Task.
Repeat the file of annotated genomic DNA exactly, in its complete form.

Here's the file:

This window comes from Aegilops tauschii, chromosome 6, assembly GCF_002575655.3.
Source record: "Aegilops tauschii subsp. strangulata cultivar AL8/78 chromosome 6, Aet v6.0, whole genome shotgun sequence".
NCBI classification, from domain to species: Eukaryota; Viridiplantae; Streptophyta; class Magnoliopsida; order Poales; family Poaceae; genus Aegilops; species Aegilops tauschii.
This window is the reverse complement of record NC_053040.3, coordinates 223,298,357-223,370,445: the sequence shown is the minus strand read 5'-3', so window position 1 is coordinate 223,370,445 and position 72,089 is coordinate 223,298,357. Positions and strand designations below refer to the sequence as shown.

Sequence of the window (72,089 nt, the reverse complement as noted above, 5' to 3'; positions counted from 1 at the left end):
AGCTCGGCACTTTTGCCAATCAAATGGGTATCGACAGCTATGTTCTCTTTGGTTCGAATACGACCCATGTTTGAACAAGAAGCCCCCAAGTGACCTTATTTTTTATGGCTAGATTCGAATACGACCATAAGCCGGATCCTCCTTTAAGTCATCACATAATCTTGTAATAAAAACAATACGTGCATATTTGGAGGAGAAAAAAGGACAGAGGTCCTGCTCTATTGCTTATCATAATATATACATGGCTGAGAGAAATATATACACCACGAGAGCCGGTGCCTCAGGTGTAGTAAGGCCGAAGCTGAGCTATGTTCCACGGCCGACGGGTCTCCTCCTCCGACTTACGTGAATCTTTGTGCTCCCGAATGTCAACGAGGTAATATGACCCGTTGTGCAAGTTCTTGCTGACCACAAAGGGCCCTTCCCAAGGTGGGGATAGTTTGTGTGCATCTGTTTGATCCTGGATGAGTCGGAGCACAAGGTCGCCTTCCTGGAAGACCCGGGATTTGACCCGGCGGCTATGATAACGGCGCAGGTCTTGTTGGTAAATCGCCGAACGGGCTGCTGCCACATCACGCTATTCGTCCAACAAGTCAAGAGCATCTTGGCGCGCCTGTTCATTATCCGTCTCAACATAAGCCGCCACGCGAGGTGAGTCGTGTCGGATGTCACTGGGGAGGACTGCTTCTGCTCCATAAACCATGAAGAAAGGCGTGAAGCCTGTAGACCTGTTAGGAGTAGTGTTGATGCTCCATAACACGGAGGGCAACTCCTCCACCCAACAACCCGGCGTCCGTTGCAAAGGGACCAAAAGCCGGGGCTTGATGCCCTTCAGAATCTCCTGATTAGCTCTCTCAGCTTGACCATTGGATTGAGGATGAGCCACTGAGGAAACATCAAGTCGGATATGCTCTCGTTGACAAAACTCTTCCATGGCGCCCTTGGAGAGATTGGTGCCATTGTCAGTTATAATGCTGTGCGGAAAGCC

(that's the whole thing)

This window comes from Aegilops tauschii, chromosome 6, assembly GCF_002575655.3.
Source record: "Aegilops tauschii subsp. strangulata cultivar AL8/78 chromosome 6, Aet v6.0, whole genome shotgun sequence".
NCBI classification, from domain to species: Eukaryota; Viridiplantae; Streptophyta; class Magnoliopsida; order Poales; family Poaceae; genus Aegilops; species Aegilops tauschii.
This window is the reverse complement of record NC_053040.3, coordinates 223,298,357-223,370,445: the sequence shown is the minus strand read 5'-3', so window position 1 is coordinate 223,370,445 and position 72,089 is coordinate 223,298,357. Positions and strand designations below refer to the sequence as shown.

Sequence of the window (72,089 nt, the reverse complement as noted above, 5' to 3'; positions counted from 1 at the left end):
AGCTCGGCACTTTTGCCAATCAAATGGGTATCGACAGCTATGTTCTCTTTGGTTCGAATACGACCCATGTTTGAACAAGAAGCCCCCAAGTGACCTTATTTTTTATGGCTAGATTCGAATACGACCATAAGCCGGATCCTCCTTTAAGTCATCACATAATCTTGTAATAAAAACAATACGTGCATATTTGGAGGAGAAAAAAGGACAGAGGTCCTGCTCTATTGCTTATCATAATATATACATGGCTGAGAGAAATATATACACCACGAGAGCCGGTGCCTCAGGTGTAGTAAGGCCGAAGCTGAGCTATGTTCCACGGCCGACGGGTCTCCTCCTCCGACTTACGTGAATCTTTGTGCTCCCGAATGTCAACGAGGTAATATGACCCGTTGTGCAAGTTCTTGCTGACCACAAAGGGCCCTTCCCAAGGTGGGGATAGTTTGTGTGCATCTGTTTGATCCTGGATGAGTCGGAGCACAAGGTCGCCTTCCTGGAAGACCCGGGATTTGACCCGGCGGCTATGATAACGGCGCAGGTCTTGTTGGTAAATCGCCGAACGGGCTGCTGCCACATCACGCTATTCGTCCAACAAGTCAAGAGCATCTTGGCGCGCCTGTTCATTATCCGTCTCAACATAAGCCGCCACGCGAGGTGAGTCGTGTCGGATGTCACTGGGGAGGACTGCTTCTGCTCCATAAACCATGAAGAAAGGCGTGAAGCCTGTAGACCTGTTAGGAGTAGTGTTGATGCTCCATAACACGGAGGGCAACTCCTCCACCCAACAACCCGGCGTCCGTTGCAAAGGGACCAAAAGCCGGGGCTTGATGCCCTTCAGAATCTCCTGATTAGCTCTCTCAGCTTGACCATTGGATTGAGGATGAGCCACTGAGGAAACATCAAGTCGGATATGCTCTCGTTGACAAAACTCTTCCATGGCGCCCTTGGAGAGATTGGTGCCATTGTCAGTTATAATGCTGTGCGGAAAGCC